Digital transformation. If your CEO is like most, then it’s a priority for you, in one way or another. What is it, exactly? I like this definition from the highly respected Altimeter Group.
“The realignment of, or new investment in, technology and business models to more effectively engage digital customers at every touchpoint in the customer experience lifecycle.”
Transforming your approach to digital, of course, means transforming your approach to content. It’s more important now than ever to deliver the right content to the right customers in the right touchpoint in the right phase of their lifecycle. The question for most organizations right now is not whether change will happen, but how and who should lead the effort.
It’s tempting to let the information technology (IT) arm of your organization lead this change. On first blush, when talking about buying new technology platforms (content management, digital asset management, and more) and conducting technology integrations, you might think IT should run the show. But, I don’t find that works. Letting information technology conduct your transformation reminds me of the newest addition to our family (and honorary Content Science mascot), Boss.
Boss loves people. LOVES them. So, when he sees a new person to greet, he gets very excited. His tail wags so furiously that the rest of his body starts to shake. Sometimes, it appears his five-month-old tail wags him. (And in case you ever meet, he also pees a little bit. You’ve been warned!)
It’s cute for Boss to bring this old adage to life. It’s not so cute for your organization to do so. You risk going through a lot of time, effort, and money without getting the right payoff. It’s not that IT has bad intentions. It’s simply that IT, understandably, focuses on what matters to IT. This myopic view cannot, even with the best of intentions, plan a comprehensive digital transformation that meets your organization’s needs now and for the long haul.
So, how do you know whether your organization is at risk of a misguided-but-well-intentioned IT takeover? Let’s walk through the signs that IT has too much pull in your digital transformation and, consequently, too much control over your content’s future.
If you see any of these signs, then your IT department might be derailing your transformation–and unwittingly biting the hand that feeds it.
1. Technology Requirements Are Too Broad or Too Narrow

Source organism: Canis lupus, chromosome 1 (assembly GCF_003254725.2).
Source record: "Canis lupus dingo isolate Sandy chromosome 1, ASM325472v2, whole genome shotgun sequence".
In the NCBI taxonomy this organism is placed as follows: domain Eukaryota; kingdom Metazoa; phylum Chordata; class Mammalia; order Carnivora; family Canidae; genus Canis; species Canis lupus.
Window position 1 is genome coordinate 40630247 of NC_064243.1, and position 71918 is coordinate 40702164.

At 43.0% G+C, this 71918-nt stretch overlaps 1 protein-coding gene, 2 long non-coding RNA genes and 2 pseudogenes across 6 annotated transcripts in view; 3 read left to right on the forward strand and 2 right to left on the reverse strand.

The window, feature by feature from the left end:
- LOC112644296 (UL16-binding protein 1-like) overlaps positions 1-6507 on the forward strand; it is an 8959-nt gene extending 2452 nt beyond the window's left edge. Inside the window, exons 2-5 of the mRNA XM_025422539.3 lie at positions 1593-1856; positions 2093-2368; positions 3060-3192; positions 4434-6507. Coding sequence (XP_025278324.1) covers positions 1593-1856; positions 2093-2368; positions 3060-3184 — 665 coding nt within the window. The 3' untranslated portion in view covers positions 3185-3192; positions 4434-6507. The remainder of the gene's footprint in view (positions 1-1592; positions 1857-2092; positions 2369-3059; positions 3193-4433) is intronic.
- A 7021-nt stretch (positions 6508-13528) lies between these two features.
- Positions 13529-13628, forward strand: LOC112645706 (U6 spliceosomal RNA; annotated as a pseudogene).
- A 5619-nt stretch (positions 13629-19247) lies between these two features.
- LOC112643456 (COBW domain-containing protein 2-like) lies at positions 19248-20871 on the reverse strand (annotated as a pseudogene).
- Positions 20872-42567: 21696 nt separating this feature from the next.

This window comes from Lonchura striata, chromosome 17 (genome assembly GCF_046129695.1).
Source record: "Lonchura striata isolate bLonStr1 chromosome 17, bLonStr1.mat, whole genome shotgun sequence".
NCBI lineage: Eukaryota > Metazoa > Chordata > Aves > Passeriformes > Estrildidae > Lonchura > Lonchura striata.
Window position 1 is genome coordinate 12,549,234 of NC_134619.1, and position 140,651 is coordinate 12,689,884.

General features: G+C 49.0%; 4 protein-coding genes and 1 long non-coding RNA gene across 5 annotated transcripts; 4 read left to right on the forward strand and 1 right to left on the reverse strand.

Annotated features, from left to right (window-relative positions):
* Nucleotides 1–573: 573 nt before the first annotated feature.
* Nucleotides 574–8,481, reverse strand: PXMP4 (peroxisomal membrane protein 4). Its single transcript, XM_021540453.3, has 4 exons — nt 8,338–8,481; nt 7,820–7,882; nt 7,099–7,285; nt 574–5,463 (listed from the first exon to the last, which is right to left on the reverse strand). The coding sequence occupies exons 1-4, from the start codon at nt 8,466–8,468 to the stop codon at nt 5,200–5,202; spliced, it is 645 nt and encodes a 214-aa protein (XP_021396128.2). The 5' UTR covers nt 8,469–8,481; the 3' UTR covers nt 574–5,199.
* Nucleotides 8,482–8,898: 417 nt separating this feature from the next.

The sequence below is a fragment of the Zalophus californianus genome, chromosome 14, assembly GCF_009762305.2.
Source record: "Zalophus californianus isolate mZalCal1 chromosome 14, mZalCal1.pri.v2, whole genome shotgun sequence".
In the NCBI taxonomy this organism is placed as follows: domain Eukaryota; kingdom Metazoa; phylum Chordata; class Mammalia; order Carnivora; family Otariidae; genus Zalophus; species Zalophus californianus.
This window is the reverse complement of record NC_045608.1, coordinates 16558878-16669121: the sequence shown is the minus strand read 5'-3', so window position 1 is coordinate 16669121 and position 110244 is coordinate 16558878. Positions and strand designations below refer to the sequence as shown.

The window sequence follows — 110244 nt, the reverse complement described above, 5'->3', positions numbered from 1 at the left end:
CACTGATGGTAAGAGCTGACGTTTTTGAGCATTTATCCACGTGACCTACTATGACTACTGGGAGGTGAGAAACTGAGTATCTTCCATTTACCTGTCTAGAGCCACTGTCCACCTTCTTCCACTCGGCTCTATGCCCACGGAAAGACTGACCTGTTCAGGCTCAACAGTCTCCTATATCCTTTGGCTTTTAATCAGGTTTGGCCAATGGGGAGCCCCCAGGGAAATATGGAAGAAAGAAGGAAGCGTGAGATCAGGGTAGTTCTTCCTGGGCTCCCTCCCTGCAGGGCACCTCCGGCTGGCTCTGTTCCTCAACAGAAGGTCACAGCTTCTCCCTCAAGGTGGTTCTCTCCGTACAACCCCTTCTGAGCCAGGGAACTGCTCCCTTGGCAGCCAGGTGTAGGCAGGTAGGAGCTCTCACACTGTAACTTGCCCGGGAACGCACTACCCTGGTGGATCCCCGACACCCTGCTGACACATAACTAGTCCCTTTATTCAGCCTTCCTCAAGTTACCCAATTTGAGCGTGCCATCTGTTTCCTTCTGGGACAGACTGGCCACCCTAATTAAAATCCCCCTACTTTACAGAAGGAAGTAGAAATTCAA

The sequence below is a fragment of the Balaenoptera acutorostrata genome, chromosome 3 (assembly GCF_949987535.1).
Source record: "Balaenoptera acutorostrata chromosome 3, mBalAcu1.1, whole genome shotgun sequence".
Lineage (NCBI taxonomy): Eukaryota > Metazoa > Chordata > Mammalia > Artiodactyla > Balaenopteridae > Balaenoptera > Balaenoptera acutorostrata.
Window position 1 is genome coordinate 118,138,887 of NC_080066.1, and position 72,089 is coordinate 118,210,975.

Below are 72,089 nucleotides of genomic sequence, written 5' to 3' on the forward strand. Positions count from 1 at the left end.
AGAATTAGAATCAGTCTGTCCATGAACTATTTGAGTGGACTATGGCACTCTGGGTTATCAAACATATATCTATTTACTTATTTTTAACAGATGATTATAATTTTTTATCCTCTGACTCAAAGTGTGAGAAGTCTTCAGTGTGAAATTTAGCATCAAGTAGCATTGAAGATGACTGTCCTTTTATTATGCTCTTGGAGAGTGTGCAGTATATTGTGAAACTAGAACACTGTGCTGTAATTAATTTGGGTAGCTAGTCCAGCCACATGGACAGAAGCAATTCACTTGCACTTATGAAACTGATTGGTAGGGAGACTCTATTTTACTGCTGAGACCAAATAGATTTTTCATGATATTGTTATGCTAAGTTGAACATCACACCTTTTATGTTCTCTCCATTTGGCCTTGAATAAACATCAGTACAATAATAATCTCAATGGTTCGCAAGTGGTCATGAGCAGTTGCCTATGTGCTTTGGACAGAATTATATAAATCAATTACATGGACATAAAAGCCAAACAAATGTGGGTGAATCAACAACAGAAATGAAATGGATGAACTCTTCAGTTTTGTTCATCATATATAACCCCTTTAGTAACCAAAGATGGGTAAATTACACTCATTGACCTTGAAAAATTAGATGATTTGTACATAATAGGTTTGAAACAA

When it comes to requirements, both of these extremes can devastate your ability to select the right technology for your digital transformation. Not long ago, I worked with a government agency that had released an RFP (request for proposal) for content management technology that included requirements so broad, very few vendors would respond. When you don’t have a robust set of vendors to start your selection process, you likely will not have the right vendor by the end.
As another example, I recently worked with an organization where IT assumed that .NET was a requirement for its new content management and related technology. That requirement led IT to narrow its consideration set to a handful of options. Fortunately, that organization was able to course correct (thanks in part to our help) and expand its requirements.
2. Technology Selection Meetings Don’t Include Business Stakeholders
One reason I like Altimeter’s definition of digital transformation is the scope: technology AND business models. When meetings discussing your future technology don’t include representatives of the business–marketing, sales, product, content, UX, and so on–there is simply no way the selection will support the business. You get out of a technology selection effort what you put into it.
One nonprofit I worked with recently interviewed key business stakeholders to gain their perspective on requirements before even starting the selection process. That’s a great way to set your transformation effort up for success.
3. Technology Selection Skips Proof of Concept and Pilot Steps
With so much at stake in digital transformation, the last thing you want to do is watch a series of demos from technology vendors and then commit to adopting one. Yet, I still see this happen, sometimes because IT thinks they know the technology well enough to determine whether it meets requirements based on demos and discussion alone.
However, if you have a robust set of requirements, a demo will not give you enough information to determine whether the technology really will work for your organization. You need to go through a proof of concept with more than one technology. Try to address some of your most important use cases and requirements. Then, select one or two technologies to conduct a pilot. Try to address more more use cases and requirements during the pilot. After that, you can confidently make a decision about which technology will work for you.
Now, it might seem like I’m picking on your IT department. I’m not. I’m simply saying your CTO, alone, cannot adequately lead this ambitious change. Instead of having IT own the effort, make IT a partner in it. You won’t succeed with only their expertise—but you also won’t succeed without it.
When your organization looks to IT as a valued partner in digital transformation, your effort will be much more likely to plan for a comprehensive set of needs. Consequently, you’ll be much more likely to succeed. Instead of having more content problems, you’ll have fewer. And you’ll have new opportunities to make content work for your customers or users. Now, that’s something to wag your tail about.
Content that uses emotive language performs nearly twice as well as purely factual content. Learn more in this guide from Acrolinx.
Learn why one page is rarely enough to rank for competitive topics and how to build a content cluster that positions you as an authority in this MarketMuse whitepaper.
Make better content decisions with a system of data + insight.